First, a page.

The json method in python

What does the .json() do? I have seen it being used a lot when dealing with the request module but i don’t really understand its function
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When you are working with the requests library in Python (or any library to make HTTP requests) the .json method is commonly used to decode a JSON response.

So you:

  1. Make a HTTP request
  2. The server sends back a response
  3. The response will contain some data (in form of a string)

For API and webservices this response is commonly formatted as JSON.
When you receive a response from a server that contains JSON formatted data, you can use the .json() method to parse this data and convert it into a Python dictionary, which will allow you to interact with the data in a more… “Pythonic” way.

For example:

import requests

response = requests.get('')

if response.ok:
    data = response.json()
    print("Failed to fetch data.")

Here we fetch data from an API endpoint and parse the JSON response to interact with its contents.


Is there a difference between using this method in contrast to the json.load() from the json module?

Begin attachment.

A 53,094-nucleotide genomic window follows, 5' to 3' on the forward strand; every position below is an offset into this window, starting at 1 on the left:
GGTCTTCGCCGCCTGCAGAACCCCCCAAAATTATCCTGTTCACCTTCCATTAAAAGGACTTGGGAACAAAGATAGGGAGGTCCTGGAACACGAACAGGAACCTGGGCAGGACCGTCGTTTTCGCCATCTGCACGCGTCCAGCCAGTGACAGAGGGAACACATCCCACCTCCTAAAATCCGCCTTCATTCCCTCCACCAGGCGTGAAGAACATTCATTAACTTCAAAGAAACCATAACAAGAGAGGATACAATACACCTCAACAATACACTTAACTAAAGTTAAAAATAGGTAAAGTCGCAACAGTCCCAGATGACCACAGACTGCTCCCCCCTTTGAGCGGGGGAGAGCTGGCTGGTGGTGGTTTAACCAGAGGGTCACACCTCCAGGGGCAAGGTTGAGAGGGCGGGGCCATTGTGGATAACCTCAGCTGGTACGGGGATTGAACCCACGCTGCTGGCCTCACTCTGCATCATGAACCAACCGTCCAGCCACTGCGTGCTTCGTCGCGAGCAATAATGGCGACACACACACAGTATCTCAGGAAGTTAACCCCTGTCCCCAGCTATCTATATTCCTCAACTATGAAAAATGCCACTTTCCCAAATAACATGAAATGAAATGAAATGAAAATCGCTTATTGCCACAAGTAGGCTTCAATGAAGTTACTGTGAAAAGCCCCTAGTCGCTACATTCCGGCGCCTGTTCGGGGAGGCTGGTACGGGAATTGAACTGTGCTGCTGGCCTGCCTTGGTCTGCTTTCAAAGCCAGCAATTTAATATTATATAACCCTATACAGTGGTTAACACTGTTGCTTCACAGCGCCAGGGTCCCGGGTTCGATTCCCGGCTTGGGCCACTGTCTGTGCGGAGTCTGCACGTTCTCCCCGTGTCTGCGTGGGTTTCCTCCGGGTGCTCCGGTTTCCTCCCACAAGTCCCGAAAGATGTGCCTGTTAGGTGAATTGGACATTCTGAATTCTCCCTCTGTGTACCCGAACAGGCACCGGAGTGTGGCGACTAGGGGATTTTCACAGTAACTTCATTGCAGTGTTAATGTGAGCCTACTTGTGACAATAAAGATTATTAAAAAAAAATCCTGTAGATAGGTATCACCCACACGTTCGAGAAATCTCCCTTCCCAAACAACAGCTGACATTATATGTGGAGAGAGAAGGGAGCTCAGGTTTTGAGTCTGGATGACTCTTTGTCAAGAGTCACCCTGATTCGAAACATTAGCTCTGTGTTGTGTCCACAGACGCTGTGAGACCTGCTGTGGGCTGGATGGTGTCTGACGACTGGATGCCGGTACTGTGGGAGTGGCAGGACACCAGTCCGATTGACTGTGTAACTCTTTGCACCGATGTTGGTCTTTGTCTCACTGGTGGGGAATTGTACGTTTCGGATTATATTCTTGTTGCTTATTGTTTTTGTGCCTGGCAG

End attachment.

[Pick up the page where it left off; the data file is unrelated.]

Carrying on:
If I am not wrong, .json() converts data to json format, while json.load() takes data from a json file.

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json.load() is used to parse and read JSON data from a file or a file-like object, while json.loads() is used to parse JSON data from a string and convert it into a Python data structure. For example, the string '{"name": "John", "age": 30, "city": "New York"}' would be converted to {'name': 'John', 'age': 30, 'city': 'New York'} when using json.loads().

Yes, that’s not really possible in this case unless you save the response in a text format to the file first and then read it, which is probably not the best option. However, as I mentioned before, you can simply take the response in text format and then use json.loads() to obtain the converted JSON data structure.